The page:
Film Review #213: Tattooed Under Fire
Director: Nancy Schiesari
“The Vikings wore their shields on their backs when they went into battle, so it should be on the back,” says Josh, 22, a soft-faced boy with wide eyes and still a bit of baby fat around his middle. It’s April 2005, 1500 U.S. troops have died in Iraq, and Josh is deploying there in two months. In Nancy Schiesari’s documentary Tattooed Under Fire, Josh is explaining why the Viking shield tattoo he has worked to design with the artists at River City Tattoo in Killeen, Texas, incorporates the Norse “tree of life” into its design and will cover most of his back.
“I’m Norwegian on my mother’s side, so as a warrior, this is another link to my heritage,” he adds, his upper lip beaded with sweat as the needle bites into his back. I have a bit of ink, so I know this peculiar sensation. It doesn’t exactly hurt, because the needle’s never in one spot long enough, but it’s always just about to, so you can reach your limit for a session.
Diamond Glen, the senior tattoo artist in the shop, is familiar with tattoo’s rituals and lore. He elaborates that ancient warriors painted and tattooed themselves to intimidate the enemy, part and parcel with the fearsome pounding on shields and bellowing that we all know in movies from Stagecoach to Braveheart to Steve McQueen’s Hunger.
“Tattoos are like permanent war-paint,” says Glen, who says he has two sons himself, that these Fort Hood soldiers are “good kids – babies, most of ‘em.”
Roxanne, who owns River City Tattoo and could easily pass for any of her soldier clientele’s mothers, says she grew up around the military and she respects their desire to do their duty.
“But I don’t like the duty this time,” she says. “These kids put their heart and soul into these designs. They’re saying, it’s my body, it’s my life, and I want to design it.”
Fort Hood, Texas, scene of last week’s horrific mass shooting and this week’s somber observances, is the largest U.S. military facility in the world. A major center for deployment of troops to Iraq and Afghanistan, Fort Hood also houses the Army’s Warrior Combat Stress Reset Program for the treatment of PTSD (post-traumatic stress disorder). Increasingly, many U.S. men and women in uniform – one estimate, according to the film, is that 95% of those deploying to Iraq and Afghanistan – choose tattoo and other body art to express their complex reactions to combat both survived and anticipated.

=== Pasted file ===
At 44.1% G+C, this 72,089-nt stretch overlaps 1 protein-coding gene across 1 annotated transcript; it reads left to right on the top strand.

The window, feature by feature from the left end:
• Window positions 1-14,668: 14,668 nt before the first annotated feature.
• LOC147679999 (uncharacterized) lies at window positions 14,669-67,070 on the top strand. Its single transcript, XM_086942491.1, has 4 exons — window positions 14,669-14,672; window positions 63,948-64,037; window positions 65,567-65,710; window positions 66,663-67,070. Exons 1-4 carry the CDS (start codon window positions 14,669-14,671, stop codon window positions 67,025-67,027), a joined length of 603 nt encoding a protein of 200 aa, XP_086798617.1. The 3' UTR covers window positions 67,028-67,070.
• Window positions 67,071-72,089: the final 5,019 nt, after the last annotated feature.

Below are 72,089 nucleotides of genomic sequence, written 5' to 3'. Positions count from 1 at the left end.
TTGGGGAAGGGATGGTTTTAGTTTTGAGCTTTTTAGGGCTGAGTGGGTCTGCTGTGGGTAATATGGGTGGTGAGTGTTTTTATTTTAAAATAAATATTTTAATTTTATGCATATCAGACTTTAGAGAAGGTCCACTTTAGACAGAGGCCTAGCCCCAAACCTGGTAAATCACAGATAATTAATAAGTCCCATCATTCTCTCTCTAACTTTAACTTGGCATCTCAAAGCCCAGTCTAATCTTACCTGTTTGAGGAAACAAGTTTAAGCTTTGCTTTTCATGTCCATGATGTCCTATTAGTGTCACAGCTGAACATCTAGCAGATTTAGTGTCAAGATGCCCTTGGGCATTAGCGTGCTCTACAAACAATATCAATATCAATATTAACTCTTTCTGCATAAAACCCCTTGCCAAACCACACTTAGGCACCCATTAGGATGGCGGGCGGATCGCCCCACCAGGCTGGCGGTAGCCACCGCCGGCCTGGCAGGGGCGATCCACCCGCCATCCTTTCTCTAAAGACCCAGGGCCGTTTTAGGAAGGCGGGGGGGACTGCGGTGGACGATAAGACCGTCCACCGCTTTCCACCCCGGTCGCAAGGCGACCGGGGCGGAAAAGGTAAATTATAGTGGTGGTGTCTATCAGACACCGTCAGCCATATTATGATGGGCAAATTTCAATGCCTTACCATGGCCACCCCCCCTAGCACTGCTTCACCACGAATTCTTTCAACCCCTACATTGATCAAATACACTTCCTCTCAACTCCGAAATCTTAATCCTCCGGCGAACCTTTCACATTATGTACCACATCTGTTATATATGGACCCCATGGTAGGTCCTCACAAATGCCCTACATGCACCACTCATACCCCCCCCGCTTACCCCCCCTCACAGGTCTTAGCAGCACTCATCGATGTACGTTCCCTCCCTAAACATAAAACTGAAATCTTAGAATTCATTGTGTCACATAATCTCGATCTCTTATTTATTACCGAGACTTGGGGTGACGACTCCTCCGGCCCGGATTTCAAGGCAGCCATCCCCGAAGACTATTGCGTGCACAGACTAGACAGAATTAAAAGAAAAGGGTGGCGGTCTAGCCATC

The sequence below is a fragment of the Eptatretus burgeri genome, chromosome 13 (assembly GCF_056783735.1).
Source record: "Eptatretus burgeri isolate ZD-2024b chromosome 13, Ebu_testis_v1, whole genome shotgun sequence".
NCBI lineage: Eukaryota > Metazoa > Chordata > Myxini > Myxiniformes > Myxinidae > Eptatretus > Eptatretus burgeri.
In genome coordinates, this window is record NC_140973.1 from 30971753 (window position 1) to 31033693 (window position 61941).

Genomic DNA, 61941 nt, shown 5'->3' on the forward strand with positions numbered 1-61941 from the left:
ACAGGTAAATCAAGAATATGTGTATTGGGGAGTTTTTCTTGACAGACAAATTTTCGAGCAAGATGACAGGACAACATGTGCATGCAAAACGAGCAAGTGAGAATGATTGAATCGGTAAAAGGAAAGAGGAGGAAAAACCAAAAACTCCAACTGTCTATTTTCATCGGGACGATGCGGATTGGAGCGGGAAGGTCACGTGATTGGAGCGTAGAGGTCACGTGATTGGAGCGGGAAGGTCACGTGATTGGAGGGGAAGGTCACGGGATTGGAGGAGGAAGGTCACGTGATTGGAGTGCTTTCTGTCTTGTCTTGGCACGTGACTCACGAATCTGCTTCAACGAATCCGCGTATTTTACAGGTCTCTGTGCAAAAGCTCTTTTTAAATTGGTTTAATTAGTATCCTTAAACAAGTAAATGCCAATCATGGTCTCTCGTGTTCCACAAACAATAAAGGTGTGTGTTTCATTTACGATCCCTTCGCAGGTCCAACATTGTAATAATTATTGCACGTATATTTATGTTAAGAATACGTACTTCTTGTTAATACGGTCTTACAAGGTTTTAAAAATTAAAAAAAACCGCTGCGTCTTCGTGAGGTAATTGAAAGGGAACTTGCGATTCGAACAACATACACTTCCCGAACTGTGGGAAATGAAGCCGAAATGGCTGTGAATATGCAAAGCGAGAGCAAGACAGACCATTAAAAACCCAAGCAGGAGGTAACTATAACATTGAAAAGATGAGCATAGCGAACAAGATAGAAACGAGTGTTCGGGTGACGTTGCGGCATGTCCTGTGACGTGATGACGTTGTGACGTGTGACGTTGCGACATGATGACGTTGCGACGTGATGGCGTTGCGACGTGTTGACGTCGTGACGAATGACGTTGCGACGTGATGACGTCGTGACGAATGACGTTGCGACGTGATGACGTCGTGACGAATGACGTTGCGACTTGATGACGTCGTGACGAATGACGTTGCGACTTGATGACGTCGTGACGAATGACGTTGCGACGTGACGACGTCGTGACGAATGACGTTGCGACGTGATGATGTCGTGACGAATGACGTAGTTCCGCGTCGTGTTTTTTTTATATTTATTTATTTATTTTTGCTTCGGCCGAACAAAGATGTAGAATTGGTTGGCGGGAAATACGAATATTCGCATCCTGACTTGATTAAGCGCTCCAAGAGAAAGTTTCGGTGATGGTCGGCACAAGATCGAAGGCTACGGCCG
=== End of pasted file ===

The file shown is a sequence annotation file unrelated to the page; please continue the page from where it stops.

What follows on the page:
This week, Schiesari’s documentary about the use of tattoo among U.S. troops begins airing across the nation on PBS stations. Its first Central New York airing was Monday night on WCNY Channel 24. Initially scheduled in honor of Veterans’ Day, the timing takes on added urgency after the Fort Hood tragedy. Tattooed Under Fire was filmed in Killeen, Texas, just outside Fort Hood, over about a three-year period. Schiesari is a native Brit who’s made documentaries about the photographer Hansel Mieth and filmmaker Martin Scorsese for the BBC, along with work for England’s Channel 4, ABC, National Geographic and PBS, and she’s served as cinematographer on films like Alice Walker’s 1993 Warrior Marks. Now she teaches filmmaking at the University of Texas/Austin, where Tattooed Under Fire premiered in September 2008. Before the awful coincidence of last week’s Fort Hood shootings, the film had already gained increased attention on this year’s festival circuit - deservedly so, for it leans in close with a group of young soldiers, mostly men but including three women, decent, sometimes unknowing, as they talk about their hopes and fears and anger and sometimes grief, make jokes, try to get ready.
In just 56 compact minutes, Schiesari profiles nearly a dozen of them, sometimes including reprise interviews when they return. A medic has an hour glass with wings flying through a thunderstorm across his upper chest – carefully below the collar line of his dress uniform. A soft-voiced young Latina says she’ll maybe buy her mother a house if she survives; an African American woman has grown increasingly bitter about the armed services. One rookie pushes a few envelopes when he designs a fetus in a blender design for his bicep and poses “making a muscle” with it before he ships out – he says any one of them could wind up “mush” – and then Schiesari catches him when he’s back from his hitch, chastened by real war’s proximity and amazed no one shot him for the excess of such an image.
Of course it’s really the war itself that has got under all our skins, marking the rest of us indelibly as these young soldiers.
This review was part of the 11/12/09 issue of the Syracuse City Eagle. Look for additional screenings of “Tattooed Under Fire” on your local PBS station. “Make it Snappy” is a regular film column. Nancy is a member of the national Women Film Critics Circle.